The Washington Nationals had a 2013 season in which they failed to live up to the lofty expectations of the previous campaign. Despite this disappointment, 2013 was filled with moments that are well worth remembering. Here now are the top 10 moments of the 2013 season, starting with moments 6-10.
Davey Johnson’s retirement ceremony — September 22nd, Miami Marlins (video)
10. Denard Span’s game-saving catch — August 14th, San Francisco Giants
After a disappointing July, the Nationals were looking to get their season back on track in August. They had won four straight, and were looking to draw within one game of the .500 mark. They took a 6-1 lead into the 8th inning, but Ian Krol and Ryan Mattheus had given back three of those runs in the eighth. So Davey Johnson again summoned Rafael Soriano to close the game, and Soriano, as he seemed to have a habit of doing, made it interesting. With two outs in the inning, Soriano gave up an RBI single to Brandon Belt, trimming the lead to one. Another single put two on for Hunter Pence, and Pence lined a Soriano cutter high and deep to straightaway center field. All appeared lost. And indeed, all might’ve been lost, had anyone but Denard Span been roaming center field for the Nats. Span ranged back on the dead run, dove to his right, and somehow, against all odds, came up with the ball. In an instant, sure defeat had transformed into exhilarating victory.
9. Gio Gonzalez’s near no-no — September 9th, New York Mets
On a night where one DC team struggled, another team thrived. Gio Gonzalez faced a Mets lineup that featured Andrew Brown as their three hitter. Gonzalez did what one would expect with a lineup like that and completely dominated them. Through six innings, Gio had allowed only a Daniel Murphy first-inning walk, striking out 7 Mets in the process. In the bottom of the 7th, infielder Zach Lutz was the leadoff hitter for the Mets. Lutz poked a Gonzalez fastball just down the first base line. Replays were inconclusive, but first base umpire John Hirschbeck called it a fair ball — the Mets’ first base hit. The no-hitter was over.
[edit: an earlier version of this piece stated that Gonzalez carried a perfect game into the seventh. This was not the case, and the mistake has been corrected.]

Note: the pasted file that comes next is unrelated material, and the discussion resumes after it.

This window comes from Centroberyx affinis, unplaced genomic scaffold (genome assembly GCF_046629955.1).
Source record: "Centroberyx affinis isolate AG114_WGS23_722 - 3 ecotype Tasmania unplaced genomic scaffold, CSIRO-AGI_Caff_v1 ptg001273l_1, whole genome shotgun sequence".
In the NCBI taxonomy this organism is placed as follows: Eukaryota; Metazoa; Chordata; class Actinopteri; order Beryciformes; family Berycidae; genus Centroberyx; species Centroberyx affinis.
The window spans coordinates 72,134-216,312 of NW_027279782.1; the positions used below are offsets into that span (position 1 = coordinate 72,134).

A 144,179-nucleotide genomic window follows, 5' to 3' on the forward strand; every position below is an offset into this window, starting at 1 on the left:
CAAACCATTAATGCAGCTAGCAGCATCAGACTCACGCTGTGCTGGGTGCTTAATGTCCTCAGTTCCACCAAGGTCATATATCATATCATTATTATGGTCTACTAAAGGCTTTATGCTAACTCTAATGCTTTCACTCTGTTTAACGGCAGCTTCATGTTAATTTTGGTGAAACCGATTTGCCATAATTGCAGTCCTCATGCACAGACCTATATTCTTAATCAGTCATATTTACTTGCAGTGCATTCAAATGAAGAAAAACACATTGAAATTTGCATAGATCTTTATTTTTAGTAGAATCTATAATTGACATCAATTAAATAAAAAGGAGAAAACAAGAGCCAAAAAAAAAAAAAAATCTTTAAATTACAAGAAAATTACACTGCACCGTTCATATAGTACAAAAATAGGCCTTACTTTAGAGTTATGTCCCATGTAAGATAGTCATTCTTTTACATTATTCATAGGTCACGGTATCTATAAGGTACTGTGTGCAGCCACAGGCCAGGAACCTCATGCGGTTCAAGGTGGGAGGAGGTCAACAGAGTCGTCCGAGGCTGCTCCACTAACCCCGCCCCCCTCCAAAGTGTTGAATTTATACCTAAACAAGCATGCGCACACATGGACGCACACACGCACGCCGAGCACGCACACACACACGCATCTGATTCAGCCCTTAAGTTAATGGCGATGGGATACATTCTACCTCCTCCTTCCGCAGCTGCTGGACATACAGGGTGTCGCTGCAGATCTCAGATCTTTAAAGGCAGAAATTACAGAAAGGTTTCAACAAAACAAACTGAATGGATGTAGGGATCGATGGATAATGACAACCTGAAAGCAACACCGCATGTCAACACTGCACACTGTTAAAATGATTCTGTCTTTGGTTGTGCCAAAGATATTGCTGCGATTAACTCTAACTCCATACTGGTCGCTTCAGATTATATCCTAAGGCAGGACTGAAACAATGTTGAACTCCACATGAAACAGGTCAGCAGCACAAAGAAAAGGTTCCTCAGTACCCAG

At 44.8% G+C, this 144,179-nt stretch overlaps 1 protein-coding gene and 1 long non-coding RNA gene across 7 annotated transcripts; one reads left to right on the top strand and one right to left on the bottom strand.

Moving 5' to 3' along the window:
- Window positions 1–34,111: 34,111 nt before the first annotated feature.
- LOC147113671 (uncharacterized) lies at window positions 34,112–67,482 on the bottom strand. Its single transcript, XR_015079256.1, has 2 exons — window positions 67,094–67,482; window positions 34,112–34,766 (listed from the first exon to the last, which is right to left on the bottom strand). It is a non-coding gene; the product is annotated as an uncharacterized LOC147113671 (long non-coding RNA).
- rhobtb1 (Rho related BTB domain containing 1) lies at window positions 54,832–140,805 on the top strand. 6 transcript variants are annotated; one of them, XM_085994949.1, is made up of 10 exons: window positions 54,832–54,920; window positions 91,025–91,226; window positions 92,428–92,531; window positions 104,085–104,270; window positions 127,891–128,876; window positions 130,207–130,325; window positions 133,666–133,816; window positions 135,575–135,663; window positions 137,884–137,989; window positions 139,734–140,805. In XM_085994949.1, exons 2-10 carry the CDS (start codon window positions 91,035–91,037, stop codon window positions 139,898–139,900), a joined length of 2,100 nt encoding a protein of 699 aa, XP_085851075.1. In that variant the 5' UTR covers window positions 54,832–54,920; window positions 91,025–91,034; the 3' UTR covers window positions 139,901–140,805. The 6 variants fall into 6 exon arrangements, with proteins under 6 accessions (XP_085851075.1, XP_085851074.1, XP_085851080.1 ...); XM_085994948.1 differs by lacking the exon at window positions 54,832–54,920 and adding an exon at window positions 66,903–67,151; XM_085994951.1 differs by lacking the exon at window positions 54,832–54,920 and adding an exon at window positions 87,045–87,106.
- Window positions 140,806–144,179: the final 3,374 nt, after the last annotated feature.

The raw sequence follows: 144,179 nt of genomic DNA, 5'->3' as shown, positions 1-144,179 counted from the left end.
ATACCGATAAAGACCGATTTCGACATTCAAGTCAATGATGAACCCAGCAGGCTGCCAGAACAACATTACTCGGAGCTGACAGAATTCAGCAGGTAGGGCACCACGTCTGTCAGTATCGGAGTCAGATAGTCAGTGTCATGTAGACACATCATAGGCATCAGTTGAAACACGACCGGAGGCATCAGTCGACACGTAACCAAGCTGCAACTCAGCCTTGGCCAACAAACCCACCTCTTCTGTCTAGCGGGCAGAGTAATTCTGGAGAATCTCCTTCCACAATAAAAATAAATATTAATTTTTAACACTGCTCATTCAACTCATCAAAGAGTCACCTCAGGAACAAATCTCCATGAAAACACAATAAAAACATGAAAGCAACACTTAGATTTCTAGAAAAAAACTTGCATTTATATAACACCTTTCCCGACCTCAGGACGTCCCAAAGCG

Gonzalez went on to pitch his lone complete game of the 2013 season, striking out 8 on 110 pitches. While it wasn’t the first no-hitter in Nationals’ history, it was still one of the team’s best-pitched games — truly a fine performance from Gonzalez.
8. Bryce Harper homers in return — July 1st, Milwaukee Brewers
After starting off his season in torrid fashion, Bryce Harper suffered numerous injuries due to several wall collisions, causing him to spend the entire month of June on the DL. The loss of his presence in the lineup caused the Nationals offense to stall. They desperately needed Bryce Harper back. After playing several rehab games with the Nationals minor league affiliates, Harper and the Nationals set a return date for July 1st at home against the Brewers. The night finally came, and after Denard Span and Jayson Werth got out, it was time for Bryce Harper to make his return at the plate. After taking ball one outside, Harper crushed a Yovanni Gallardo curveball into the visitors bullpen. The 25000 fans in the crowd were on their feet, cheering for Harper to come out for a curtain call. Bryce Harper’s return gave the Nationals something that they hadn’t had since April — hope.
7. Bryce Harper’s walkoff home run — July 25th, Pittsburgh Pirates
Coming out of the all-star break, the Nationals had lost six straight games, dropping to 48-53, and had seen their deficit in the East balloon to 9 games. Having dropped the first three games of a four game set against the Pirates, they needed to win one to avoid starting an 11-game homestand 0-7. The team scored four runs in the first, then watched their lead cut to one by the eighth. In the bottom of the eighth, the Nationals once again widened their lead to four on an Adam LaRoche RBI triple. Randy Knorr, replacing an injured Johnson, sent out Rafael Soriano to close out the game, but Soriano struggled to put the game away, and Knorr replaced him with the young Ian Krol. But Krol, who entered with a two-run lead and runners at the corners, proceeded to give up that lead, and the Nationals went into the bottom of the ninth tied at 7. With two outs and Roger Bernadina on first, Bryce Harper came to the plate. He gashed a Bryan Morris fastball to deep center field, over the wall and into the Red Porch. Harper’s first career walkoff home run saved the Nationals from heartbreak, giving them a much-needed win.
6. Stephen Strasburg’s first career complete game — August 11th, Philadelphia Phillies
Throughout his career, the biggest knock on Stephen Strasburg has been his seeming inability to go deep into games. Due to a variety of factors — pitch counts, innings limits, and Strasburg’s own struggles with pitch efficiency, Strasburg had never even pitched into the eighth inning entering the 2013 campaign. In 2013, he started to improve, managing 8 innings 3 times. But on the 11th of August, Strasburg, if for just one day, managed to silence all his doubters. In a masterful performance, Strasburg managed to be both effective and efficient. He threw 99 pitches, 66 of them strikes. His fastball sizzled, curveball buckled, and changeup darted. He baffled Phillies’ hitters, striking out 10 of them, including Darin Ruf thrice. In the 9th, with a 6-0 lead, Davey Johnson decided to send Strasburg back out to complete the game, earning raucous applause from the crowd. Strasburg got the first two hitters quickly, but fell behind Kevin Frandsen 2-0. Frandsen then lined a ball down the third base line, but Ryan Zimmerman, like so many other times in his career, was there to snare it. Strasburg had his first career complete game, and it was a shutout.
Look for Part 2 of the series, in which reveal moments 1-5 of 2013, tomorrow.